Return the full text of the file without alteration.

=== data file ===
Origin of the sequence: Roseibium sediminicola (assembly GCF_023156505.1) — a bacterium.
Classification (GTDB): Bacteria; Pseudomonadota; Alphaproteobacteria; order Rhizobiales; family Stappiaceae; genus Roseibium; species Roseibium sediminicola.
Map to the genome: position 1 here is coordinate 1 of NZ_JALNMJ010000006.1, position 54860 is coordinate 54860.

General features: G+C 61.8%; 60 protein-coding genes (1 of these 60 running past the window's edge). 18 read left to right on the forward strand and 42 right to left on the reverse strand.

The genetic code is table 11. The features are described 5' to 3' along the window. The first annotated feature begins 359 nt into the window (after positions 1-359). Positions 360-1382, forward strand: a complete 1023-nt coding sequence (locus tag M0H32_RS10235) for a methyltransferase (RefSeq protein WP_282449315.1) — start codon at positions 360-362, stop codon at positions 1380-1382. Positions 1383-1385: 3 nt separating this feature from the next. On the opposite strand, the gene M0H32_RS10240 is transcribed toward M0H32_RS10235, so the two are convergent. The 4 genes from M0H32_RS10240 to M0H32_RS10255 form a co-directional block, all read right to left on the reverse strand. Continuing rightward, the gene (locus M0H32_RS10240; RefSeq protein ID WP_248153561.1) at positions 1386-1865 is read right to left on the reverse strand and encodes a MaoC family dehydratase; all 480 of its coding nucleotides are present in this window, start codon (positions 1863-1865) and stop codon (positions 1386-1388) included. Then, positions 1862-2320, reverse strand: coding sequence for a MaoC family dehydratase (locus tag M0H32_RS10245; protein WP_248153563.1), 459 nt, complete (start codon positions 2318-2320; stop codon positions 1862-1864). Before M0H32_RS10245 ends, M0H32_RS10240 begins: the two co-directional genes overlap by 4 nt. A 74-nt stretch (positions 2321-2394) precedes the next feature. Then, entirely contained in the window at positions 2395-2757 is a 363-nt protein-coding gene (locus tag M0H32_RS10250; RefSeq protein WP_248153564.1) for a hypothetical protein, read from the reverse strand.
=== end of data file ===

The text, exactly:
Origin of the sequence: Roseibium sediminicola (assembly GCF_023156505.1) — a bacterium.
Classification (GTDB): Bacteria; Pseudomonadota; Alphaproteobacteria; order Rhizobiales; family Stappiaceae; genus Roseibium; species Roseibium sediminicola.
Map to the genome: position 1 here is coordinate 1 of NZ_JALNMJ010000006.1, position 54860 is coordinate 54860.

General features: G+C 61.8%; 60 protein-coding genes (1 of these 60 running past the window's edge). 18 read left to right on the forward strand and 42 right to left on the reverse strand.

The genetic code is table 11. The features are described 5' to 3' along the window. The first annotated feature begins 359 nt into the window (after positions 1-359). Positions 360-1382, forward strand: a complete 1023-nt coding sequence (locus tag M0H32_RS10235) for a methyltransferase (RefSeq protein WP_282449315.1) — start codon at positions 360-362, stop codon at positions 1380-1382. Positions 1383-1385: 3 nt separating this feature from the next. On the opposite strand, the gene M0H32_RS10240 is transcribed toward M0H32_RS10235, so the two are convergent. The 4 genes from M0H32_RS10240 to M0H32_RS10255 form a co-directional block, all read right to left on the reverse strand. Continuing rightward, the gene (locus M0H32_RS10240; RefSeq protein ID WP_248153561.1) at positions 1386-1865 is read right to left on the reverse strand and encodes a MaoC family dehydratase; all 480 of its coding nucleotides are present in this window, start codon (positions 1863-1865) and stop codon (positions 1386-1388) included. Then, positions 1862-2320, reverse strand: coding sequence for a MaoC family dehydratase (locus tag M0H32_RS10245; protein WP_248153563.1), 459 nt, complete (start codon positions 2318-2320; stop codon positions 1862-1864). Before M0H32_RS10245 ends, M0H32_RS10240 begins: the two co-directional genes overlap by 4 nt. A 74-nt stretch (positions 2321-2394) precedes the next feature. Then, entirely contained in the window at positions 2395-2757 is a 363-nt protein-coding gene (locus tag M0H32_RS10250; RefSeq protein WP_248153564.1) for a hypothetical protein, read from the reverse strand.